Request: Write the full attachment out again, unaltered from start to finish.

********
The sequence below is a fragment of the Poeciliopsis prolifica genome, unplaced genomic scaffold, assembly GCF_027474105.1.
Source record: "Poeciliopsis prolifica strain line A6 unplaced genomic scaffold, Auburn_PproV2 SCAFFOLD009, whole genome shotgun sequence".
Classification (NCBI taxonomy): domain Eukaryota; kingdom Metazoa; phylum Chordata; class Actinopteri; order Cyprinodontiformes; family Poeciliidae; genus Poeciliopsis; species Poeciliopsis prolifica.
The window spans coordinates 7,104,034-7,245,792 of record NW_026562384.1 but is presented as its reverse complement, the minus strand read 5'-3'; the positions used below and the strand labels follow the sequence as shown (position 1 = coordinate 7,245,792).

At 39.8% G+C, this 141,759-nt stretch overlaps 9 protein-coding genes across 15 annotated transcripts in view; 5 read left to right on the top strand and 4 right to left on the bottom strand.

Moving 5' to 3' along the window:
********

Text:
The sequence below is a fragment of the Poeciliopsis prolifica genome, unplaced genomic scaffold, assembly GCF_027474105.1.
Source record: "Poeciliopsis prolifica strain line A6 unplaced genomic scaffold, Auburn_PproV2 SCAFFOLD009, whole genome shotgun sequence".
Classification (NCBI taxonomy): domain Eukaryota; kingdom Metazoa; phylum Chordata; class Actinopteri; order Cyprinodontiformes; family Poeciliidae; genus Poeciliopsis; species Poeciliopsis prolifica.
The window spans coordinates 7,104,034-7,245,792 of record NW_026562384.1 but is presented as its reverse complement, the minus strand read 5'-3'; the positions used below and the strand labels follow the sequence as shown (position 1 = coordinate 7,245,792).

At 39.8% G+C, this 141,759-nt stretch overlaps 9 protein-coding genes across 15 annotated transcripts in view; 5 read left to right on the top strand and 4 right to left on the bottom strand.

Moving 5' to 3' along the window: